When it comes to annoying robocalls, most of us know all too well just how common and intrusive they can be. Some may even be an attempt to trap you in a dangerous scam. In addition to telephone scams, you also have to watch out for fraudulent emails and internet sites. Online scams may compromise your personal data or trick you into transferring funds for goods or services that you'll never receive.
According to a report from the FBI's Internet Crime Complaint Center (IC3), adults age 60 and older lost nearly $650 million in 2018 as victims of internet scams, and the 60+ age group had the highest number of victims of all the age groups. The center received 62,085 complaints from older adults in 2018. That’s up more than 20 percent from the number of complaints received in 2017.
One of the most common internet scams involves online shopping. According to the Better Business Bureau’s “2018 BBB Scam Tracker Risk Report,” online purchase scams were the most common scam and the scam type with the most victims.
Shopping scams usually start with a fake website that looks a lot like a trusted retailer’s site with a similar logo and URL address. They lure you in with great prices but beware. Merchandise might be a cheap imitation of the item you thought you were ordering. Or more likely, your shipment won't arrive at all. The damage done doesn't stop there. Scammers may use this transaction as an opportunity to infect your device with software that collects your personal information to use for identity theft.
According to the BBB report, the most common items impacted by shopping scams include pet goods, car parts and accessories, clothing, cosmetics and electronics.
To protect yourself against fraud when making purchases online, AARP recommends avoiding sites that offer bargain basement prices, shoddy website design or sloppy English and limited or suspicious contact options, like a customer service email from a Yahoo account, not a corporate one. You should use trusted sites and pay with a credit card and not a wire transfer or money order. Also, do some comparison shopping to see if the price offered seems too good to be true.
Before you book your next vacation, pay attention to potential red flags, just like you would do for any other internet purchases. Bad actors might try to draw you in through search engine ads for hotels, but they link to a lookalike site. The site appears to be a hotel site but isn’t, so you’re not actually booking with the hotel. To avoid being duped, AARP recommends booking your reservations on the official website of a hotel, airline or other travel business, or use a reputable third-party booking site. For more suggestions on how to avoid travel scams, check out more dos and don’ts from AARP.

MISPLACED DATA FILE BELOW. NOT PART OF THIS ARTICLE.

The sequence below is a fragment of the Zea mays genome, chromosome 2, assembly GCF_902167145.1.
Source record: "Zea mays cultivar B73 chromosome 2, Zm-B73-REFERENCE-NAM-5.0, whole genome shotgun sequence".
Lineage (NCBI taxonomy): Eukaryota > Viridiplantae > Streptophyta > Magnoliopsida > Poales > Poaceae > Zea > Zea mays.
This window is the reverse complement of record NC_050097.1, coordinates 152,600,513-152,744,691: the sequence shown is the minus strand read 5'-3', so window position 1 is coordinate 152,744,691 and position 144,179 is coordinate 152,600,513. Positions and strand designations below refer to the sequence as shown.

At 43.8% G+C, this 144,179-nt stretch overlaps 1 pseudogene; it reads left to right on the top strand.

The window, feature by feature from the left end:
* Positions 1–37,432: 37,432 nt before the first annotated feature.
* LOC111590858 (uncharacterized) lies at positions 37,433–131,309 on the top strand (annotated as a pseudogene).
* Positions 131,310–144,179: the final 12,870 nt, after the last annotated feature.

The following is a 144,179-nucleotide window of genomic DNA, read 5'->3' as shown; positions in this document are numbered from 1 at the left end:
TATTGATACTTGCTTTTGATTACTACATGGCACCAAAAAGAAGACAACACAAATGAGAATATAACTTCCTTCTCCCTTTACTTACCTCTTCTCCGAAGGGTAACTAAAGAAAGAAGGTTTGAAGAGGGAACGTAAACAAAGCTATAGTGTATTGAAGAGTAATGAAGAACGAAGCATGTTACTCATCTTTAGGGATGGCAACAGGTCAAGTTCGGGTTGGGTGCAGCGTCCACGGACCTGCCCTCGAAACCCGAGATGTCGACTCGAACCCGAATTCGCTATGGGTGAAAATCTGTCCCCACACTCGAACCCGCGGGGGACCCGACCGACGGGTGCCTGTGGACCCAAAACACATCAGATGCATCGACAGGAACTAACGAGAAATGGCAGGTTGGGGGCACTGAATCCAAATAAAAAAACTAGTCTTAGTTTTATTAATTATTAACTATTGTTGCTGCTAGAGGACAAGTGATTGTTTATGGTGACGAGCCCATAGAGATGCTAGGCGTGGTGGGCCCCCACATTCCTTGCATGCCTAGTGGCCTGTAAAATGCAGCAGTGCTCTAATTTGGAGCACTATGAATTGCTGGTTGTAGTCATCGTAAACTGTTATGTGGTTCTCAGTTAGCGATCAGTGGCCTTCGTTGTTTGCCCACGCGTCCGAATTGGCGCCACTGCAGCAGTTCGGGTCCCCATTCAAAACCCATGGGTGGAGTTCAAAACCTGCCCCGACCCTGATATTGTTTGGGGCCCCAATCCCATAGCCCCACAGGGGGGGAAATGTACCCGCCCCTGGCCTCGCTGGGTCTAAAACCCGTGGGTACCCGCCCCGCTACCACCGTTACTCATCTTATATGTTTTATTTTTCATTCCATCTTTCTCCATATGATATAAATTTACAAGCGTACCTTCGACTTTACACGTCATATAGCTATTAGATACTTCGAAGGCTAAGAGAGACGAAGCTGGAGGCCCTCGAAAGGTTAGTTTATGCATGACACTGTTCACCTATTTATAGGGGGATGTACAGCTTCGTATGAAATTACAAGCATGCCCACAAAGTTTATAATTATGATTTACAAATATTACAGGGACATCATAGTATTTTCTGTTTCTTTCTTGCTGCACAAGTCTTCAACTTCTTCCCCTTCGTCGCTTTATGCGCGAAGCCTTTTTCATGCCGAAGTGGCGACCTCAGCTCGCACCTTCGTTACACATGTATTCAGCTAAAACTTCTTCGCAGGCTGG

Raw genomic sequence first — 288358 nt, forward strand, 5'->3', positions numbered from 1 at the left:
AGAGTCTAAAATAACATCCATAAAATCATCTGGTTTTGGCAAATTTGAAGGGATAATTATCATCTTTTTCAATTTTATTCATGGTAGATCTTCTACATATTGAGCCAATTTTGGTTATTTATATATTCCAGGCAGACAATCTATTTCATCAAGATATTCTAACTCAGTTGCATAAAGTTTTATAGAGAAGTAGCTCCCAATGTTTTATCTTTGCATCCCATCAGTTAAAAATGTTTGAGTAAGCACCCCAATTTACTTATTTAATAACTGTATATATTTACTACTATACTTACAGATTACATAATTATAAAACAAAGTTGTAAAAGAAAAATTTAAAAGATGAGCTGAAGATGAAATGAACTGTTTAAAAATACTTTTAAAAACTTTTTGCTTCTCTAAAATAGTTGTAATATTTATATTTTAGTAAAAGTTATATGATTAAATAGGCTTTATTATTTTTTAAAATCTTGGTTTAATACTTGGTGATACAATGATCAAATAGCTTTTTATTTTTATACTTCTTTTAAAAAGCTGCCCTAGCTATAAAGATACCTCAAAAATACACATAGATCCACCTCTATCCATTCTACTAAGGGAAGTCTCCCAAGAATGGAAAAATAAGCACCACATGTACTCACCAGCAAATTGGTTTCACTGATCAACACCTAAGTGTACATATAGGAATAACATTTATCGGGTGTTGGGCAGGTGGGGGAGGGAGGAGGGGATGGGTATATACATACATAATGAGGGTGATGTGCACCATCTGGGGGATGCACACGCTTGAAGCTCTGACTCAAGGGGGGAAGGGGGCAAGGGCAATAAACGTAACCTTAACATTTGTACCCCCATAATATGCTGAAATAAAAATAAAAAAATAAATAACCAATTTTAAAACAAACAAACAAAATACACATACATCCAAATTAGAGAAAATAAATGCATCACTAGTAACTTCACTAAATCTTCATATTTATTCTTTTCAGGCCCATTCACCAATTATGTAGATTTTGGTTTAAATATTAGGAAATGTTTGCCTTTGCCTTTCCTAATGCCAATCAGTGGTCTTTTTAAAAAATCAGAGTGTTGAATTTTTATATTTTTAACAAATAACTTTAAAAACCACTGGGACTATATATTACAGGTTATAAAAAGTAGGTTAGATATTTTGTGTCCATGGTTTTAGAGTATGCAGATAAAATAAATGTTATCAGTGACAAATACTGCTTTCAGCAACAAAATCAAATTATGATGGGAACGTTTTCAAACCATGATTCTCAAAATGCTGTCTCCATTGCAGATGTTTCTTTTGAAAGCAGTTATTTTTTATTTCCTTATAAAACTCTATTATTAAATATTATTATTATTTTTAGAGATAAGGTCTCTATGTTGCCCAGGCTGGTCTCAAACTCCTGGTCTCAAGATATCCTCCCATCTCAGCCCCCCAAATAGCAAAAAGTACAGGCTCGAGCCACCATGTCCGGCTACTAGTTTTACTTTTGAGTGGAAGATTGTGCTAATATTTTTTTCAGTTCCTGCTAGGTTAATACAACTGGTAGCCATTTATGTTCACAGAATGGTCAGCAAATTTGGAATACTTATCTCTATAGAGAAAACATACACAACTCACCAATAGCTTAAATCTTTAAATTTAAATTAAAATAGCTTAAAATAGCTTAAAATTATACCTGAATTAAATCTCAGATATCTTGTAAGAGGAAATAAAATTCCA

Be careful where you click on social media
Scams are becoming more common on social networks like Facebook, Instagram and Twitter, too.
Today, your social media feeds are likely to have some of the same sketchy offers as your email spam folder: questionable investment opportunities, fake giveaways or sweepstakes and shady healthy products. You have to use the same caution with social network ads and promos as you would when you’re reviewing your emails.
Other scams take advantage of how we interact on social media. For example, those fun Facebook quizzes may seem harmless, but the Better Business Bureau warns that scammers may use quizzes to collect personal data. Launching a quiz may give the quiz creators permission to pull information from your profile, allowing them to steal your online identity. And watch out for questions about your high school mascot or first car. Fraudsters know these are common security questions used by banks to protect accounts.
According to AARP, there are some things you can watch for when you’re scrolling through your social media feed. First, posts and ads that offer great deals on name-brand goods or free trials of miraculous health and beauty goods are probably too good to be true. Skip over posts that direct you to another website to collect a prize, win a gift card, or fill out a survey. Finally, don't respond to posts or direct messages that ask for money, even if it seems like the message is from someone you know. That person's profile may have been hacked.
How to stay safe
I talked with Brookdale’s Chief Information Officer, Chris Bayham, to get his thoughts on what you can do to stay safe online:
- Keep your computer hardware and software updated and protected with anti-virus and anti-malware programs. Download and install the latest security patches at least once per month. This includes the apps on your smartphone, too.
- Choose strong passwords to protect your online identity. Use a different password for each online site, so that if one account is compromised, the rest remain safe.
- Never provide your password to someone over the phone. Tech support or other reputable companies will never ask you for it.
- Look out for suspicious email messages and requests. Be wary of clicking links within emails. Instead, type in the website directly into your web browser.
- If you do banking or pay bills online, check to see if your financial institution supports two-factor authentication (2FA). Every time you log in, the website or app will send you a code via text message or through the use of an authenticator app. This offers greater protection, even if your password is compromised.
- Do your research. Verify online offers or opportunities to make sure they are from trusted vendors.
For more suggestions on how to avoid online scams, check out the FBI's IC3 site or visit AARP’s Fraud and Scams site for updates on the latest schemes.
If you think you may have been the victim of an internet scam, you can file a complaint with the FBI here.
When it comes to preventing online fraud, awareness is a valuable tool. So arm yourself with knowledge and stay alert.
Be Well on Purpose.